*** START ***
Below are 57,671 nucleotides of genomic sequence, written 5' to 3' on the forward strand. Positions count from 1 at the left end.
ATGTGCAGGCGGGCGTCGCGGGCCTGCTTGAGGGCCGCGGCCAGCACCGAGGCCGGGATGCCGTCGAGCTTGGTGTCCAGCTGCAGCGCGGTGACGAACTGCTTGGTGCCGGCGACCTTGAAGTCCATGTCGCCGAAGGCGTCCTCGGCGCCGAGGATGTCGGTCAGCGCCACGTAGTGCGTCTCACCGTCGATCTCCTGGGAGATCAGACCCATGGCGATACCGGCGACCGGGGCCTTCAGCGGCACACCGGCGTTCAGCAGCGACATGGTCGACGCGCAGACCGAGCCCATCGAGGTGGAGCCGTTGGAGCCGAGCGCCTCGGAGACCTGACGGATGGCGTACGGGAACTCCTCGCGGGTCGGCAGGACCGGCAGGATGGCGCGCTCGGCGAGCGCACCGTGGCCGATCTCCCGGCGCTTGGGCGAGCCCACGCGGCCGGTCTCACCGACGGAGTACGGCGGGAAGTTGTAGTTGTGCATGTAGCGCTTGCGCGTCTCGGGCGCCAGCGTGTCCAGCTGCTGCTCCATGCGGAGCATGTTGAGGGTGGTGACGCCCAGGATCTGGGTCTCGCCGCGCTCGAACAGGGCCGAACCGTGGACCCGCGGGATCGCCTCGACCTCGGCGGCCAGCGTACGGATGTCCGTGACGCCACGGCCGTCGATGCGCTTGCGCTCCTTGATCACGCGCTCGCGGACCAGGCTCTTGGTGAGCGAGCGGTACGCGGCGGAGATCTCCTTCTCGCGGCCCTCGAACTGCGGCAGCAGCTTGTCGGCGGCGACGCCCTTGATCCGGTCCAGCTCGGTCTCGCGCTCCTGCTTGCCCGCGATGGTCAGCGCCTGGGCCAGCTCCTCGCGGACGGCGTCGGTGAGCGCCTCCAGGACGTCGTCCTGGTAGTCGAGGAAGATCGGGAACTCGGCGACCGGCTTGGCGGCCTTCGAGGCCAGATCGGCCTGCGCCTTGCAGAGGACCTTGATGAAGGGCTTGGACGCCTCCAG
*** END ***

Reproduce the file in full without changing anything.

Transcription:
Below are 57,671 nucleotides of genomic sequence, written 5' to 3' on the forward strand. Positions count from 1 at the left end.
ATGTGCAGGCGGGCGTCGCGGGCCTGCTTGAGGGCCGCGGCCAGCACCGAGGCCGGGATGCCGTCGAGCTTGGTGTCCAGCTGCAGCGCGGTGACGAACTGCTTGGTGCCGGCGACCTTGAAGTCCATGTCGCCGAAGGCGTCCTCGGCGCCGAGGATGTCGGTCAGCGCCACGTAGTGCGTCTCACCGTCGATCTCCTGGGAGATCAGACCCATGGCGATACCGGCGACCGGGGCCTTCAGCGGCACACCGGCGTTCAGCAGCGACATGGTCGACGCGCAGACCGAGCCCATCGAGGTGGAGCCGTTGGAGCCGAGCGCCTCGGAGACCTGACGGATGGCGTACGGGAACTCCTCGCGGGTCGGCAGGACCGGCAGGATGGCGCGCTCGGCGAGCGCACCGTGGCCGATCTCCCGGCGCTTGGGCGAGCCCACGCGGCCGGTCTCACCGACGGAGTACGGCGGGAAGTTGTAGTTGTGCATGTAGCGCTTGCGCGTCTCGGGCGCCAGCGTGTCCAGCTGCTGCTCCATGCGGAGCATGTTGAGGGTGGTGACGCCCAGGATCTGGGTCTCGCCGCGCTCGAACAGGGCCGAACCGTGGACCCGCGGGATCGCCTCGACCTCGGCGGCCAGCGTACGGATGTCCGTGACGCCACGGCCGTCGATGCGCTTGCGCTCCTTGATCACGCGCTCGCGGACCAGGCTCTTGGTGAGCGAGCGGTACGCGGCGGAGATCTCCTTCTCGCGGCCCTCGAACTGCGGCAGCAGCTTGTCGGCGGCGACGCCCTTGATCCGGTCCAGCTCGGTCTCGCGCTCCTGCTTGCCCGCGATGGTCAGCGCCTGGGCCAGCTCCTCGCGGACGGCGTCGGTGAGCGCCTCCAGGACGTCGTCCTGGTAGTCGAGGAAGATCGGGAACTCGGCGACCGGCTTGGCGGCCTTCGAGGCCAGATCGGCCTGCGCCTTGCAGAGGACCTTGATGAAGGGCTTGGACGCCTCCAG